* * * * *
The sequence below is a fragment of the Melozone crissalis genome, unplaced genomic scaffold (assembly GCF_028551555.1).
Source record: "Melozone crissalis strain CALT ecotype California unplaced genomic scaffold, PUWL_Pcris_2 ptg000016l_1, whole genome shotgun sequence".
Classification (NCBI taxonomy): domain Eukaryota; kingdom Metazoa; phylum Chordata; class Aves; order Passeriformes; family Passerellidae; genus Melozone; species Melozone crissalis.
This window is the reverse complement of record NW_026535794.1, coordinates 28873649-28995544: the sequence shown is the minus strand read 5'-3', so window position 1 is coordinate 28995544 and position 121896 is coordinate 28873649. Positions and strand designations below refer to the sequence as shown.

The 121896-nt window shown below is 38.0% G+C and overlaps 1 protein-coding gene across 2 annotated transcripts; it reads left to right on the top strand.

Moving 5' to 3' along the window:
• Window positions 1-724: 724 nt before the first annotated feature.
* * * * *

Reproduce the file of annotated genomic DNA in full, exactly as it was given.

The sequence below is a fragment of the Melozone crissalis genome, unplaced genomic scaffold (assembly GCF_028551555.1).
Source record: "Melozone crissalis strain CALT ecotype California unplaced genomic scaffold, PUWL_Pcris_2 ptg000016l_1, whole genome shotgun sequence".
Classification (NCBI taxonomy): domain Eukaryota; kingdom Metazoa; phylum Chordata; class Aves; order Passeriformes; family Passerellidae; genus Melozone; species Melozone crissalis.
This window is the reverse complement of record NW_026535794.1, coordinates 28873649-28995544: the sequence shown is the minus strand read 5'-3', so window position 1 is coordinate 28995544 and position 121896 is coordinate 28873649. Positions and strand designations below refer to the sequence as shown.

The 121896-nt window shown below is 38.0% G+C and overlaps 1 protein-coding gene across 2 annotated transcripts; it reads left to right on the top strand.

Moving 5' to 3' along the window:
• Window positions 1-724: 724 nt before the first annotated feature.